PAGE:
Father Francisco Manuel Blanco was a Spanish friar and a botanist. He's the author of Flora de Filipinas.

Father Blanco Gardens is a ruins of the former monastery of San Augustin, which was bombed by American air raid in 1945. The buildings in this part of the Church were pretty much levelled with the walls remaining today. I didn't visit it. Its entrance was actually part of San Augustin museum, which I didn't visit.

Augustinian Provincial House, Intramuros, Manila, Philippines Back wall, San Augustin Church, Intramuros, Manila, Philippines

The Augustinian Provincial House was built to house the growing number of Augustinians in Manila. If you want to convert a large population of Filipinos into Christians, you need a century of evangelical foot soldiers. And Augustinians have strong evangelical zeal.

Unlike Asian country like - say Japan - where there were lots of resistance from Christian missionaries. This is perhaps because the Japanese had existing religions like Shinto and Buddhism while Filipinos didn't have any strong existing organised religion. The conversion rate has reached a screaming 80% success in the Philippines.

There used to be a covered foot bridge connecting the House with the Church across Sta. Lucia St that no longer there. The building is now an office to a private firm.

This House looks quite new comparing to the ruins next door. This is because the Casa is a reconstruction of the old building that was destroyed during WW2.


Standing on top of Puerta Sta. Lucia and looking out, you will see rolling golf courses underneath the wall. What I imagine would be the moat surrounding Intramuros has now being converted into golf courses. Here are some that could be seen from this gate. At least, they didn't put a racing circuit instead.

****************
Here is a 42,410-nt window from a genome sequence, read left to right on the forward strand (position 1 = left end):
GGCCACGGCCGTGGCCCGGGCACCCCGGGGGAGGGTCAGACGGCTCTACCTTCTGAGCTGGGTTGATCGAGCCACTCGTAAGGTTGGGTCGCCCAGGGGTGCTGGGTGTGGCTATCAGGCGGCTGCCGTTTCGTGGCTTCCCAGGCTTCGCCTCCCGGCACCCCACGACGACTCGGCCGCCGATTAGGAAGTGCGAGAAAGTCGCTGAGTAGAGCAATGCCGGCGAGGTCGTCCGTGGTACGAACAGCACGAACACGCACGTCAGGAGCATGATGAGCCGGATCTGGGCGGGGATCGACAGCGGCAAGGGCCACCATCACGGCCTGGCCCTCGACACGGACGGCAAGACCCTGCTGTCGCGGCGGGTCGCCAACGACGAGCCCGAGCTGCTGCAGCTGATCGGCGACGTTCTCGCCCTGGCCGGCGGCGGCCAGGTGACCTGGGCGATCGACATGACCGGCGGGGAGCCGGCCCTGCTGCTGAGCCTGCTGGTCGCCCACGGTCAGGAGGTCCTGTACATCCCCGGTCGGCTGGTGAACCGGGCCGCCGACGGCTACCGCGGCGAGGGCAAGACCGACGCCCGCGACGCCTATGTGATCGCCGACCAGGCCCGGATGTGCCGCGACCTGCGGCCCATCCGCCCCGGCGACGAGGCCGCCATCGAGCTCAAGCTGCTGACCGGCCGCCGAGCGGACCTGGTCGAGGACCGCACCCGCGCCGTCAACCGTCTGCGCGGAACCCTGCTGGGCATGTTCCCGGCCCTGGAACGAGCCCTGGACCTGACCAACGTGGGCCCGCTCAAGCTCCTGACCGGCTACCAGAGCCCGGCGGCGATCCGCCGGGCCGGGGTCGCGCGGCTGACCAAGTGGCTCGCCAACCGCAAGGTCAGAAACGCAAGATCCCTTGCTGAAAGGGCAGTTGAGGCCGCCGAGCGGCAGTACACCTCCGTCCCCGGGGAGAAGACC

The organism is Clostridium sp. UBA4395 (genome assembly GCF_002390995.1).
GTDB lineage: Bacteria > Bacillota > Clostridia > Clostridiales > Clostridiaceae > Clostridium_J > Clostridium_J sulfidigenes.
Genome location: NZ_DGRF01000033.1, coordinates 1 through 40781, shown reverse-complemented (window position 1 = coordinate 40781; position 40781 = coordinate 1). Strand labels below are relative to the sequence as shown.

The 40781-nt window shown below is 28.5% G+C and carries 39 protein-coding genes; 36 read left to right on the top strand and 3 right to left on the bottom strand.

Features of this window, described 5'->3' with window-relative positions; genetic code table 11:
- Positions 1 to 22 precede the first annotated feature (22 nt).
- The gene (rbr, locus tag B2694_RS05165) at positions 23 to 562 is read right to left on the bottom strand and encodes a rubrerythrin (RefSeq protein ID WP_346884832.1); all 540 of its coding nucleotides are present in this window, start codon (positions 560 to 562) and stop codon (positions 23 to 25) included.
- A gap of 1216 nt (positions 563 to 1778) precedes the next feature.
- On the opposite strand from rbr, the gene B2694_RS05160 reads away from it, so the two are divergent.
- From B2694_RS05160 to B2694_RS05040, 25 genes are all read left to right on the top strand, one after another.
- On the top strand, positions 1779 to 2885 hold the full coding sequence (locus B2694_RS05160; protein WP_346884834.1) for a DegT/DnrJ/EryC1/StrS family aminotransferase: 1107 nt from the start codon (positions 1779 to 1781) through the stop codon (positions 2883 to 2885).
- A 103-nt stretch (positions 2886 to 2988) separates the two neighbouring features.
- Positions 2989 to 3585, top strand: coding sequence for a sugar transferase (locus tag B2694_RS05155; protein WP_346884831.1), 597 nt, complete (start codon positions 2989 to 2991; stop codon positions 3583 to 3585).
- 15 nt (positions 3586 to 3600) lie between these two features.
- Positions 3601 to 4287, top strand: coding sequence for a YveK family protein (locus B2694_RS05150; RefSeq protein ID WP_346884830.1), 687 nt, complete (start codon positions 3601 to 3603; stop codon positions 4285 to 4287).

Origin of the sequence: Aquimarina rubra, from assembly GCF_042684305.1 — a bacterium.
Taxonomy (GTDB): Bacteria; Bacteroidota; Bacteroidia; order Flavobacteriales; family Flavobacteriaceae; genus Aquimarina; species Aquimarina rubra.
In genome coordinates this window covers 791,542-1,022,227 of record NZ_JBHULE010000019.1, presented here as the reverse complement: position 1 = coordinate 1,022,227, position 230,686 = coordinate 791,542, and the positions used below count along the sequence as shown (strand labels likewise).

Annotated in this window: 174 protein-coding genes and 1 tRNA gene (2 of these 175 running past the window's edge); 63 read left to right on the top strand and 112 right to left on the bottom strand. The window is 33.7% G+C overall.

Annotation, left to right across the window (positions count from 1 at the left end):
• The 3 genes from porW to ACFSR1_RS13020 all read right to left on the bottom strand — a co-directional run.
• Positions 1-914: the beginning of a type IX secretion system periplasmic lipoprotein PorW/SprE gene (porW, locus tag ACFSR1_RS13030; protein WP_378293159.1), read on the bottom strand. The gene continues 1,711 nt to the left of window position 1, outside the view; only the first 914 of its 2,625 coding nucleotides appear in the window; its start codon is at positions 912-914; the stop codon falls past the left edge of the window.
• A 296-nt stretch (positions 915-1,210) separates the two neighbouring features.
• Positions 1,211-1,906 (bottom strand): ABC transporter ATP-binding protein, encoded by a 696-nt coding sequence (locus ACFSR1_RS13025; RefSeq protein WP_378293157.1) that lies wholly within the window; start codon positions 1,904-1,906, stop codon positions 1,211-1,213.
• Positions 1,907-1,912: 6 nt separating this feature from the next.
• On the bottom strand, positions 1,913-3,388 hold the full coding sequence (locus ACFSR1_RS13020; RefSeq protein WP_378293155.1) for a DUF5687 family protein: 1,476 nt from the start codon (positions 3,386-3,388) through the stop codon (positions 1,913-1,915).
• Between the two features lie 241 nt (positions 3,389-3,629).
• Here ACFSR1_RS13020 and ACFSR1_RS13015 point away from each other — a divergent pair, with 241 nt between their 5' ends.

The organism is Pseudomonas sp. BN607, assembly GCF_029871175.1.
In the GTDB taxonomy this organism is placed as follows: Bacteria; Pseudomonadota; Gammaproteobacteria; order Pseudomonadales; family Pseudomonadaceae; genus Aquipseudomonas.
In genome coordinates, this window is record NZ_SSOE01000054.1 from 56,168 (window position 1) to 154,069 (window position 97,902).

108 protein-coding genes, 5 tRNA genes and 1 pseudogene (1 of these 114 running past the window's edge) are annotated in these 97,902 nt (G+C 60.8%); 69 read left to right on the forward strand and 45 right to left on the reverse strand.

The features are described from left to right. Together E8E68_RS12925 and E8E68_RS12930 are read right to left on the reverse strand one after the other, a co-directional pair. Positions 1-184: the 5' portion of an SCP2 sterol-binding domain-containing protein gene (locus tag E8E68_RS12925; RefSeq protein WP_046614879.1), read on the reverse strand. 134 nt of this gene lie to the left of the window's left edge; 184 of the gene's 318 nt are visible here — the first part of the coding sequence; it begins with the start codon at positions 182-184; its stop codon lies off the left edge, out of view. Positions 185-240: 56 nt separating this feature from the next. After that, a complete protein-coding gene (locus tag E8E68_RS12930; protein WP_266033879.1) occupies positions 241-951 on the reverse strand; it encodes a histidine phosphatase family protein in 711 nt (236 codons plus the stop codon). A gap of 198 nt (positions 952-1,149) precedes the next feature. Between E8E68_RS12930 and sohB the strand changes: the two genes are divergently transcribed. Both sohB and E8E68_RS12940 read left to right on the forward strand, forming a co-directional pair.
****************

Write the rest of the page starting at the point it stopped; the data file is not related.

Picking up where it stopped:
Golf course, Intramuros, Manila, Philippines

Golf course, Intramuros, Manila, Philippines

Golf course, Intramuros, Manila, Philippines

Golf course, Intramuros, Manila, Philippines
He's not swimming. He's recovering golf balls, not his own. For others.

Swiss guard, Manila, Philippines
Wear a helmet to protect yourself from flying golf balls.
This photo was taken in a Manila's shopping mall. Too find out more, click here.

As we walked back down from the top of the city wall onto Sta. Lucia St, we came across a gallery of bronze relief plaques of the 1st 11 Filipino presidents.

Emilio Aguinaldo, Bronze relief plaque, Intramuros, Manila, Philippines
1st president: Emilio Aguinaldo
Took office in 1899
Ferdinand Marcos, Bronze relief plaque, Intramuros, Manila, Philippines
10th president: Ferdinand Marcos
Dictator
Corazon Aquino, Bronze relief plaque, Intramuros, Manila, Philippines
11th president: Corazon Aquino
1st female president


  Baluartillo de San Jose and No. 1 Victoria St.
Continued a little further down Sta. Lucia St, we arrived at Bastion of St. Jose. Baluartillo is actually a tunnel passage structure that drain water into the moat. In this case, it's used to transport ammo to Reducto de San Pedro.

Baluartillo de San Jose, Intramuros, Manila, Philippines
Baluartillo de San Jose

Baluartillo de San Jose, Intramuros, Manila, Philippines
Closeup of the baluartillo

bullet riddled wall, Baluartillo de San Jose, Intramuros, Manila, Philippines
Bullet-riddled wall next to the baluartillo left behind from WW2.
I hope they won't pave over these war scars so as to remind us the horror of war (as they do in Frankfurt)

staircase, Baluartillo de San Jose, Intramuros, Manila, Philippines
Stairs going up to No. 1 Victoria St
No. 1 Victoria St, Baluartillo de San Jose, Intramuros, Manila, Philippines
Plaque explaining No.1 Victoria St

Just in case you can't read the plaque very well, let me reproduce here as below,
On this site once stood the headquarter of General Douglas MacArthur, commanding general of the United States Army Forces of the Far East (USAFEF).
Popularly known as "No. 1 Victoria St", it was located opposite the USAFEF headquarters at the Reducto San Pedro.


Reducto de San Pedro, Intramuros, Manila, Philippines
Reducto de San Pedro is off limit to public, as viewed from No. 1 Victoria St.
It's a pentagon (yes pentagon) structure locates outside the wall.
The footbridge that connects the wall to the reducto is now overgrown with plants.

Let's look at more golf course just outside the wall, shall we?

Golf course, No. 1 Victoria St, Baluartillo de San Jose, Intramuros, Manila, Philippines